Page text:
Kebe Says - Dan McDonald's Blog

MTV (originally 'MTV: Music Television') Turns 40

That I had to explain MTV's acronym... eeesh.

When Cable TV Was Still Young

Set the wayback machine 40 years plus 6-8 months ago (from the date of this post). Cable TV was rolling out in my suburb of Milwaukee, and it FINALLY arrived at our house. Hurray! We didn't have HBO, but we DID have all of the other fledgling basic cable channels... including Nickelodeon, which was then one of the Warner Amex Satellite Entertainment Company (WASEC) channels. (WASEC, and its progenitor Columbus, Ohio QUBE project, are its own fascinating story.) Nickelodeon mostly had single-digit-aged kids programming, but at night (especially Sunday night) it had a 30-minute show called PopClips, which would play the then mindblowing concept of music videos... or as one friend of mine called them, "Intermissions" (because HBO would play music videos between movies to synch up start times... I didn't have HBO so I trusted him). There is a YouTube narrative video that discusses the show in depth, including its tenuous link to another WASEC channel that was going to start airing 40 years ago today...

I Want My MTV

Anyone sufficiently old knows that MTV stood for Music Television. At midnight US/Eastern time on August 1, 1981, it played its space-program-themed bumper, followed by, "Video Killed the Radio Star" by The Buggles.

Now the local cable company pulled a bit of a dick move with MTV for us. It attached it to HBO. If you didn't have HBO, the cable company scrambled MTV, albeit not as strongly as they did with HBO. They scrambled it by making the picture black-and-white, and cutting out the sound completely. LUCKILY for me, we did have "cable radio" which let us not only get better FM reception, but also the stereo broadcast for MTV. Combine them, and I got to see black-and-white videos with proper sound.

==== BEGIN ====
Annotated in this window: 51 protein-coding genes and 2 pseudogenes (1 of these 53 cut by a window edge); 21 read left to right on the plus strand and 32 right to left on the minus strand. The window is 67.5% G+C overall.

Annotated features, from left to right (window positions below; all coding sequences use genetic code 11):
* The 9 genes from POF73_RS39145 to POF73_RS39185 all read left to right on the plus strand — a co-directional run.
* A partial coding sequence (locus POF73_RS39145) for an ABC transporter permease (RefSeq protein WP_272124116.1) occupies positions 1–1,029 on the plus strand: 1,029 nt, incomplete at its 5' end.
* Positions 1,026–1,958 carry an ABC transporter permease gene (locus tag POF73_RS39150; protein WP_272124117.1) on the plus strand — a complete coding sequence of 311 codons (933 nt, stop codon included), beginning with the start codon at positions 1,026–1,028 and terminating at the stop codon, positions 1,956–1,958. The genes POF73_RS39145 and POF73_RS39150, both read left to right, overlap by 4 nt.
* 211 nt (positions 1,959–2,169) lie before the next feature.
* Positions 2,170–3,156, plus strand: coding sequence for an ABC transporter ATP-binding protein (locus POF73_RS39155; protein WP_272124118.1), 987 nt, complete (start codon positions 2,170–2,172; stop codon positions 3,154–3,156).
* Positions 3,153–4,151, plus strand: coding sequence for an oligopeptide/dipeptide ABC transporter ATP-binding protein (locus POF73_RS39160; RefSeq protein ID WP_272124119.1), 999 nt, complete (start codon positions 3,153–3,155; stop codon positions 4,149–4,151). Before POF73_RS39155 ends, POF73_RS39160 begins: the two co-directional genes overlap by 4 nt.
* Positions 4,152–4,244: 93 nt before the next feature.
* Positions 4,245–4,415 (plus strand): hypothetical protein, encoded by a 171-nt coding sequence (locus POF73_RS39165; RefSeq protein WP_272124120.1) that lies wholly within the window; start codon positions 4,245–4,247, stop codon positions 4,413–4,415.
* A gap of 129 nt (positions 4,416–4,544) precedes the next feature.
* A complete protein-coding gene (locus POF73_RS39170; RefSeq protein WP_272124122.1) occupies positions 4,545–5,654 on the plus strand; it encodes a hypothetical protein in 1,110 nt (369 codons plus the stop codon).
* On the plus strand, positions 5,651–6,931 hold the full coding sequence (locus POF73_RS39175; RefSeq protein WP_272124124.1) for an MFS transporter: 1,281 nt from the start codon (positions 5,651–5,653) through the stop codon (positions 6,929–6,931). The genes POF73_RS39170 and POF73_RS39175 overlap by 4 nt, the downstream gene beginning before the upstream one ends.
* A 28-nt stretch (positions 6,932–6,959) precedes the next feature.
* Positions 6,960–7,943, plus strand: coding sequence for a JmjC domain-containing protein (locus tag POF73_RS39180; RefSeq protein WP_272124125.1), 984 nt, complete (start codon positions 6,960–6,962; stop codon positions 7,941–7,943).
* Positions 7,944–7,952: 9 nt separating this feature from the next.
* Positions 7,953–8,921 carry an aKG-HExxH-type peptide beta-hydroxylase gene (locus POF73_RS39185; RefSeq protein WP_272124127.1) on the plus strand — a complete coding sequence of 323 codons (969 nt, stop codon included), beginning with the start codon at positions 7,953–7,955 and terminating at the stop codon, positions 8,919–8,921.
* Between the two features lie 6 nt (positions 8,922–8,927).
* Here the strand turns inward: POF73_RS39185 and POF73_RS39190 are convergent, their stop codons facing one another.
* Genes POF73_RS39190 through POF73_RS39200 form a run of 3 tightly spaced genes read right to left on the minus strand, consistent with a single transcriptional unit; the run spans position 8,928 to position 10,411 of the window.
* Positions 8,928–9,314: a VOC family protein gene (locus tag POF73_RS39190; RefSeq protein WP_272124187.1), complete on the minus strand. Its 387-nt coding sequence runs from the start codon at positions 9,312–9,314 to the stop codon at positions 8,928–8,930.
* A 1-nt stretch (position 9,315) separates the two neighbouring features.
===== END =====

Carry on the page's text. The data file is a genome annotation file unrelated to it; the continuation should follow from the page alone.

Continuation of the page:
Thanks to people's old videotapes and YouTube, you can watch (modulo a couple of copyright-whiners) the first two hours of MTV here. I'd have embedded this, but I'm guessing the copyright-whiners won that battle too.

There's a lot to unpack about MTV being 40. I'm not going to try too hard in this post, but there are some things that must be acknowledged:

  • MTV was a generation-defining phenomenon for Generation X. I suppose late-wave Boomers (the last of whom were graduating high school or already in college) could make a claim to ownership of MTV's first audience, but as MTV matured, it was very much initially for us Xers.
  • It was initially narrowly focussed. The only Black people you'd see on MTV initially were JJ Jackson or members of The Specials. That changed a couple of years later, however.
  • It spawned at least one knock-off: Friday Night Videos, which unlike MTV didn't require Cable.

Of course MTV doesn't play music videos on it anymore, we have alternatives now: YouTube, DailyMotion, and their ilk. And if you miss your MTV, or want to know what it looked like, you really don't have to look hard; many people have uploaded at least some VHS rips, many alas without music thanks to copyright teardowns. But with artist often putting out their old music on their own YouTube pages, some have taken to curating lists of them. Even NPR has curated the first 100 songs!

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